This morning, the world gleams, scrubbed clean by an overnight washing. Amidst the whispering grays and muddy browns I caught a glimmer outside my door, and I was captured by the shine. The air smells like earth and Bonnie thinks the flooded out earthworms that line our street a delicious snack.
This week, I cleaned out my garden boxes, pulled up stubborn weeds and gathered the maple leaves that have collected in the corners. I tilled the soil and broke up any large chunks with my fingers. I took an inventory of seeds leftover from last spring and made a mental note of what is still needed. But I held off in the planting, enjoying the look of the smooth, flat surface of the beds. I love to dream about what will happen in that sleeping soil. The anticipation is part of the joy.
Though my greens still wait to unfold from shell, I have planted other, not so lovely seeds these past couple days. Wounding words from someone I love sit heavy in my heart and they are taking root. I am watching this happen and I cannot seem to pull them up out of the soil of my heart. Things have been dark for so long and I am tired. I do not feel safe to speak for fear my words will be twisted, ridiculed, turned against me in some way. So I have been quiet, praying inwardly, loathe to let my voice escape.
Last night I searched the concordance for scriptures on depression. I need more arrows in my quiver. My reading kept bringing me back to the book of Joel, and I was broken by what I read. This unknown, undated prophet describes “the day of the Lord,” a period of judgment in which strange and terrible things will come to pass; things like, days covered in darkness, armies that invade like consuming fire, and the moon turning to blood. As I read, this dreadful prophecy, it seemed an apt metaphor for what mental illness can do to a family.
What the locust swarm has left the great locusts have eaten; what the great locusts have left the young locusts have eaten; what the young locusts have left other locusts have eaten.” (v.4)
This is the kind of empty I have been feeling. So much has been taken from us by this locust-depression. Who can describe how it devours and steals all that is light?
A nation has invaded my land, powerful and without number, it has the teeth of a lion, the fangs of a lioness. It has laid waste my vines and ruined my fig trees. It has stripped off their bark and thrown it away, leaving their branches white … Surely the joy of mankind is withered away.” (vs. 6-7, 12b)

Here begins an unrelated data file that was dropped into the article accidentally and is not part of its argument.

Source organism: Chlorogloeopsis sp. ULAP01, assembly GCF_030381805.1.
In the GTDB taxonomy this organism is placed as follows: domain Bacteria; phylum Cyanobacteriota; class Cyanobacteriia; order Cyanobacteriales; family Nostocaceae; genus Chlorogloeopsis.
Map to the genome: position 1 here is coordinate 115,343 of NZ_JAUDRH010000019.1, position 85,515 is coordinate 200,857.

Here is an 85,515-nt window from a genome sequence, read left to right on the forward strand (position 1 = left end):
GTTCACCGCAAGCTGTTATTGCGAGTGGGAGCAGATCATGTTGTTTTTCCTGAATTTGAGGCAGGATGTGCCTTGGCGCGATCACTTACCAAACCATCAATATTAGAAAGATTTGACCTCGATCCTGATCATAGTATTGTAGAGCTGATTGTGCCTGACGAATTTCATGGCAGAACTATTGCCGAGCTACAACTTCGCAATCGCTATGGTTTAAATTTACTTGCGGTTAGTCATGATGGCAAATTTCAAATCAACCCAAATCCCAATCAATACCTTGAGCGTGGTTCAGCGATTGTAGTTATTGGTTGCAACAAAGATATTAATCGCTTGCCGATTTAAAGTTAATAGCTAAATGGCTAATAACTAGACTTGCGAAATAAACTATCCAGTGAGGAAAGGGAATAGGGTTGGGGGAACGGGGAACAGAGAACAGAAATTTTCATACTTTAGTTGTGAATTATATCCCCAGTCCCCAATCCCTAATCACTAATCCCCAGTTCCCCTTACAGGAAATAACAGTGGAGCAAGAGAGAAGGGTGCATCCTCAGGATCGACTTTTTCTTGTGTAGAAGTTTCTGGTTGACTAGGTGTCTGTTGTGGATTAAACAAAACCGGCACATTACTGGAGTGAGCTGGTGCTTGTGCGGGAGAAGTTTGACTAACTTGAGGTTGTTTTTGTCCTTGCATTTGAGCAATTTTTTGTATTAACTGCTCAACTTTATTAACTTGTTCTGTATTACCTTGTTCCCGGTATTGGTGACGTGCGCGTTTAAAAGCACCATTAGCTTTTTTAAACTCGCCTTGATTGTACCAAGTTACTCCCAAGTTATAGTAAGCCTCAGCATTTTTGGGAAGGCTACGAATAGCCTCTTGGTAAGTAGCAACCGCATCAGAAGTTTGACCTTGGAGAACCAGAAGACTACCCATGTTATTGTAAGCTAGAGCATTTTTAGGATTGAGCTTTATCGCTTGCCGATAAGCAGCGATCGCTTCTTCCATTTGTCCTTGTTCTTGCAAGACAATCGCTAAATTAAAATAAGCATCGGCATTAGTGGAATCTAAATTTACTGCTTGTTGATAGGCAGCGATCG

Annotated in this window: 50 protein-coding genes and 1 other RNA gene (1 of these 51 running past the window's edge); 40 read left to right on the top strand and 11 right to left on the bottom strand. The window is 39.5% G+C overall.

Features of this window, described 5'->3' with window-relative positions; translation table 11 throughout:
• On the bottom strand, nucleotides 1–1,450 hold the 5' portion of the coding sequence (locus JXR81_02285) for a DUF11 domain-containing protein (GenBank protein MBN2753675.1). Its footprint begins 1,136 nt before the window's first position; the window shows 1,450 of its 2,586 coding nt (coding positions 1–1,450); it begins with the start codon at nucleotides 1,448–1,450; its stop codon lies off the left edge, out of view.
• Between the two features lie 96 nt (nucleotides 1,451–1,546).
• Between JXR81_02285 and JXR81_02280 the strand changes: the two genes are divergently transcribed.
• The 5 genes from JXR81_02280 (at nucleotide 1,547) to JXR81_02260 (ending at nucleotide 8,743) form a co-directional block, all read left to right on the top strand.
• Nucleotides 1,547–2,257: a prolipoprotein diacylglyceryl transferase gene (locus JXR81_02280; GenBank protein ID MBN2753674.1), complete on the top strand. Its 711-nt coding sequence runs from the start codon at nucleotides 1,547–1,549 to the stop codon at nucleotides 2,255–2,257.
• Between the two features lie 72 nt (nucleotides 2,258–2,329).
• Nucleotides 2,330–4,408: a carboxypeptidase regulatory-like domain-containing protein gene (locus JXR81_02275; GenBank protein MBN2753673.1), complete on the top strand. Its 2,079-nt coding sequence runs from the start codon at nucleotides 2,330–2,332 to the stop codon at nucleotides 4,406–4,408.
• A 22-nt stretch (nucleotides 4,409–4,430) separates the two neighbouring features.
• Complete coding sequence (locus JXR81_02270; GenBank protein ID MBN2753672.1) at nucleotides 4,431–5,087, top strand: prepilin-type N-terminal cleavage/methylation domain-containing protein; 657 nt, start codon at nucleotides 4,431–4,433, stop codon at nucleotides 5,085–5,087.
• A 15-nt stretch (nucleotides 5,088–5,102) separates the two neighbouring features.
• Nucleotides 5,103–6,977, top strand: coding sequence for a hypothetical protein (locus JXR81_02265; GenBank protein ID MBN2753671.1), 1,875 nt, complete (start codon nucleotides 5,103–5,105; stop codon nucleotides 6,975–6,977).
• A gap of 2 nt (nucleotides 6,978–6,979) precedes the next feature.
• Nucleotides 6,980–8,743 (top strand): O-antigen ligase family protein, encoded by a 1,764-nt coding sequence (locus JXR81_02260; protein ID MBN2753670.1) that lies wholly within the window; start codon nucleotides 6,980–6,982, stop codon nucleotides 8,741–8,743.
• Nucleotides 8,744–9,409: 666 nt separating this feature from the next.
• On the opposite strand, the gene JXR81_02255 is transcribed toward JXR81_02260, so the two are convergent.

According to the World Health Organization an estimated 350 million people worldwide experience depression. It is an epidemic. Although there are effective treatments for depression, less than half of those diagnosed ever get treatment. When we talk about depression, we refer to more than the normal ups and downs we experience on a day-to-day basis in response to life’s hassles. Depression is a cluster of symptoms that occurs for an extended period of time that can be a serious health risk.
Is it okay to talk about this here? We’ve been navigating this thing alone. Some weeks are better than others but some days, the locusts swarm and I feel like I am eaten alive. My West Virginia morning posts have been part of my therapy, a way to find beauty in this not-so-beautiful place we are in.
The prophet Joel says,
‘Even now,’ declares the Lord, ‘return to me with all your heart, with fasting and weeping and mourning.’ Rend your heart and not your garments. Return to the Lord your God, for he is gracious and compassionate, slow to anger and abounding in love, and he relents from sending calamity.”
I have been unable to pray this dark time away. I have worked in mental health now for over twenty years, but this experience feels like a millstone around my neck when it comes to helping someone I love. I cannot control how another person seeks healing. So I will be sharing the journey through the eyes of the other—the one who loves and sees and keeps trying. The one who grows tired but still can look out over the soil of a relationship and dream about seeds.
This coming week, this is my memory verse: